June 25, 2010
One of the local consequences of the assassination of Dr. Martin
Luther King Jr. in April 1968 was a desire on the part of a number of
local people to put into practice his dream of creating a rainbow society.
Shortly thereafter, the newspaper and radio announced the formation
of an organization created to address long-standing housing
inequities. Named MOVE, the first meeting was held in the auditorium
of what is today the DeWitt Mall. The name was not an acronym, but a
verb selected because it "embodied the spirit" of the membership.
There was a desire to "move" things forward, past where they were at
the time when many African Americans could not buy a house or get
bank loans for one.
Then, as now, it was more profitable to convert downtown houses into
rental properties for college students, especially as the two local
schools increased enrollments.
According to a memoir written by Jemma Macera, landlords required
large damage deposits and, in some cases, requested the first and
last month's rent at the time the rental contract was signed. This
represented a considerable amount of money and eliminated many
lower-income people from downtown rentals, especially disadvantaging
Department of Social Services clients. Some people reported that a
few landlords who offered rental units were known to claim that
recently advertised apartments were "not available" when African
Americans showed up to see them.
MOVE created lists of apartments and checked them out to determine
their suitability. A committee set up a phone line to assist families
requesting help, and volunteers accompanied apartment seekers when
they went to see an apartment. These simple steps were taken to
guarantee equal access and fairness in the local housing market.
In addition, MOVE volunteers aided in negotiating repairs, in the
moving process, and in finding necessary furniture and other household goods.
MOVE established a process to prove discrimination were it to occur
and helped black families file legal suits when appropriate. MOVE
also alerted members of Common Council of discriminatory actions and
urged the city to tighten its enforcement of its building code. MOVE
pushed for better-paid housing inspectors and urged safety measures
as required by law.
Larger families faced additional difficulties. At the time, an
average price for a house in good repair, with an ample number of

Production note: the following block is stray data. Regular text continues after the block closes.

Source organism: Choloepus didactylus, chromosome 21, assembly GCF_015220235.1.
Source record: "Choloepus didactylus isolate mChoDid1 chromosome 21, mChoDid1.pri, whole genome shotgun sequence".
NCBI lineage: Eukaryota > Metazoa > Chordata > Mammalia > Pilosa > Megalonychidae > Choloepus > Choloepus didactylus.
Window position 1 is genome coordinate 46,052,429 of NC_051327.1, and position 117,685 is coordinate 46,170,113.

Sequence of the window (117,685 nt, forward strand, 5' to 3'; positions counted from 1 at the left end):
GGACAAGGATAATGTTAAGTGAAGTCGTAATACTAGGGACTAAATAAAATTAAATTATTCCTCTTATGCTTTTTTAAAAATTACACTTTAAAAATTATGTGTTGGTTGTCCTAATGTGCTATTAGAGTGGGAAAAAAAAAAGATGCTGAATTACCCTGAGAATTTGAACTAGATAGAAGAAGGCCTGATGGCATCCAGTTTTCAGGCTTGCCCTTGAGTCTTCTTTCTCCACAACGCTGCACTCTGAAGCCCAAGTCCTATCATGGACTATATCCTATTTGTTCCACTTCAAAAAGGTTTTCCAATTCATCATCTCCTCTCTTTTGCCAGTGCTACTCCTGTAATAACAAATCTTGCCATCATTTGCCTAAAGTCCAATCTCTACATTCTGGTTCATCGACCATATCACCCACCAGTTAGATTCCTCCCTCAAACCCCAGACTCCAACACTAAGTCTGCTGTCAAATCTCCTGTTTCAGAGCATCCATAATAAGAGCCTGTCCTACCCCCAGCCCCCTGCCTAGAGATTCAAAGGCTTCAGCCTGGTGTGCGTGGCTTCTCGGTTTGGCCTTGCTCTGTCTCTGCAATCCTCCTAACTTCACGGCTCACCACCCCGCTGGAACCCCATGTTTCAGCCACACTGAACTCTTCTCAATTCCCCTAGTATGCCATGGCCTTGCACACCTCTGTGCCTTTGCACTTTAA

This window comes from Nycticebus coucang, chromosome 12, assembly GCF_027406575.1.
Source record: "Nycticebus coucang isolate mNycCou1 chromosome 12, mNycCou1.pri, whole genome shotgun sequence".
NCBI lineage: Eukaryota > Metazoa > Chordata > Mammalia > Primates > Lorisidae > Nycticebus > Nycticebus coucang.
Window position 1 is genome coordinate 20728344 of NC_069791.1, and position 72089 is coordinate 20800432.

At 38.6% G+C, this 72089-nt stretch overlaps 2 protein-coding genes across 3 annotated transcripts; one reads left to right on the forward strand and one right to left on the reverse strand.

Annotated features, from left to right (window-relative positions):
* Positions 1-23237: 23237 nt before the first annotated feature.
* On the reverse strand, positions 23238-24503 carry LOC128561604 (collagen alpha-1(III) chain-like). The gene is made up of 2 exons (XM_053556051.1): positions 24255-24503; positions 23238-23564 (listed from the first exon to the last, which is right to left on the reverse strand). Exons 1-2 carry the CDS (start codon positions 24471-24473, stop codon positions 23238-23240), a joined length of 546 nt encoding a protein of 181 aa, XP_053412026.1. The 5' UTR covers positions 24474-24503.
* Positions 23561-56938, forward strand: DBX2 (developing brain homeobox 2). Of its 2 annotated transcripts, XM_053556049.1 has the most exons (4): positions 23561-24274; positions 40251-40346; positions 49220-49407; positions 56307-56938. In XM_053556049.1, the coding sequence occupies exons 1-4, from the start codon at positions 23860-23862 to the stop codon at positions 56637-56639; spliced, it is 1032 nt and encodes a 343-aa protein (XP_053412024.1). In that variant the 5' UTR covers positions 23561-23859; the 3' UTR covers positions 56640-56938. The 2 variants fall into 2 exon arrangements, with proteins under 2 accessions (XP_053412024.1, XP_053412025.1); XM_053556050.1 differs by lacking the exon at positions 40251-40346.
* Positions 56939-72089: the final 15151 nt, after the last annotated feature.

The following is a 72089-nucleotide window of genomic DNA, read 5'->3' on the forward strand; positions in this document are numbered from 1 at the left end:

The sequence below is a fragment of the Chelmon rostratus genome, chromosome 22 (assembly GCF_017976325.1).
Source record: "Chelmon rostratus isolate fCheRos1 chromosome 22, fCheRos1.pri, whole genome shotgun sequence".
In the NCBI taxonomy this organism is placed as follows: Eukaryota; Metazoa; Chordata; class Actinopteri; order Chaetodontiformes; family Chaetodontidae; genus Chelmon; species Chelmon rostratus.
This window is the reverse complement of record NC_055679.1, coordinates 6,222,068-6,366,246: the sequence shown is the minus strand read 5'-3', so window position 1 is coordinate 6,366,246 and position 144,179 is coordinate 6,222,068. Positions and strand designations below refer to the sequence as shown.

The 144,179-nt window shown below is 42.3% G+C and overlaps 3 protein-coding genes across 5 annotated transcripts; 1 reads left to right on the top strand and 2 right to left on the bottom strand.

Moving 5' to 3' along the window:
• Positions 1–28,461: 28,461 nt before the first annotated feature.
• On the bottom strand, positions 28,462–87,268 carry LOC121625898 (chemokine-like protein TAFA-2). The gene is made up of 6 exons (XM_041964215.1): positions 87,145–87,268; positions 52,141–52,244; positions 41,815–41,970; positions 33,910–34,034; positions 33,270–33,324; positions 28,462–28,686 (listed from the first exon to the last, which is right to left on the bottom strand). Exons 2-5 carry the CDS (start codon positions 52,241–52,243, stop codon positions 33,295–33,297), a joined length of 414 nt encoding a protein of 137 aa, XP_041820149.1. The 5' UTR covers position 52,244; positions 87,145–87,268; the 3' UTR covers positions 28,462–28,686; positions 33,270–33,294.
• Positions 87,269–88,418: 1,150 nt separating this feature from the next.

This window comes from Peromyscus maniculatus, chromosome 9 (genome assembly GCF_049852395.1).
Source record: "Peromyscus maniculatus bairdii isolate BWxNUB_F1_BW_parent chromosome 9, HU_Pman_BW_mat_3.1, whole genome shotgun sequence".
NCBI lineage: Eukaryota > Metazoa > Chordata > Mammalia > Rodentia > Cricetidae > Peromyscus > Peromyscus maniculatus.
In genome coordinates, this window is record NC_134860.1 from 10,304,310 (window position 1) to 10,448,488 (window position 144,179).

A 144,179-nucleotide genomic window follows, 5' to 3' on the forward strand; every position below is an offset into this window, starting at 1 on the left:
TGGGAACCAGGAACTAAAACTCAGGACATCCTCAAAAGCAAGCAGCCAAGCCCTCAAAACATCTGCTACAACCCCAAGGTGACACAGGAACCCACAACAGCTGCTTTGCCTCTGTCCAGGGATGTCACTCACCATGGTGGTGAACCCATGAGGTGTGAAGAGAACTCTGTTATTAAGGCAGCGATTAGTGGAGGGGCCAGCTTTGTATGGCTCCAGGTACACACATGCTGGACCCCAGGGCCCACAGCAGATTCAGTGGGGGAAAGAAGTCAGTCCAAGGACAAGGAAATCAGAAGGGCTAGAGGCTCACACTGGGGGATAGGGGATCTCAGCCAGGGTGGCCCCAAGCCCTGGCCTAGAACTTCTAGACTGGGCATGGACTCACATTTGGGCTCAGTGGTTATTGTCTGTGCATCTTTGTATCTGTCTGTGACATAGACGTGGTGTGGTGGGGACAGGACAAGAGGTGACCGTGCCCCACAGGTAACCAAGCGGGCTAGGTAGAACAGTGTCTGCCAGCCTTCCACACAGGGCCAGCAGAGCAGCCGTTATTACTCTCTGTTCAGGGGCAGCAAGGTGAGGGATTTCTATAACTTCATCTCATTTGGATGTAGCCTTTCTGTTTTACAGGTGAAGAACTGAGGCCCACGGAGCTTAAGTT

bedrooms, according to Macera, was $12,000. MOVE found it necessary
to work with local banks so that mortgages could be given to single
women who were head of household, and to unmarried couples. The
organization worked with church groups and businessmen to arrange for
down payments to make rental possible and often provided closing
costs. Macera recalls that one woman took a tin can about with her
inviting everyone she met to contribute to this cause.
A unique solution came about in the case of one elderly black woman
who lived with an adopted grandniece. Lacking money and an
opportunity to work because of ill health, the woman had little
chance to buy a home. A MOVE volunteer offered to put a house in her
own name and helped the woman find the necessary $8,000 needed as a
down payment. The two women made that house their home for the next 12 years.
Although the 1970s is not so long ago, few records remain of the
activities of Ithacans and others who attempted to create a better
world for people right here at home. There are few memoirs of this
era. Yet, lots of people marched for equality, for an end to the war
in Vietnam, for citizenship rights and other just causes. Letters
telling about activities would be most welcome: e-mails, too, to
MOVE's activities are only faintly documented, but it was an
effective force for change. In 1970, MOVE became Tompkins County
Better Housing Inc., or Tompco. By 1972, the Tompkins County Human
Rights Commission had been founded and worked to eliminate discrimination.
Jemma Macera credits Jack Goldman, who called the earliest meetings
that addressed issues surrounding housing discrimination. She
believes that in the end, MOVE accomplished its original goals. We
can honor what was done and those involved by recording what we can
of that era -- a time so disruptive to many, yet so earnest in its
attempts to make this a better place for all.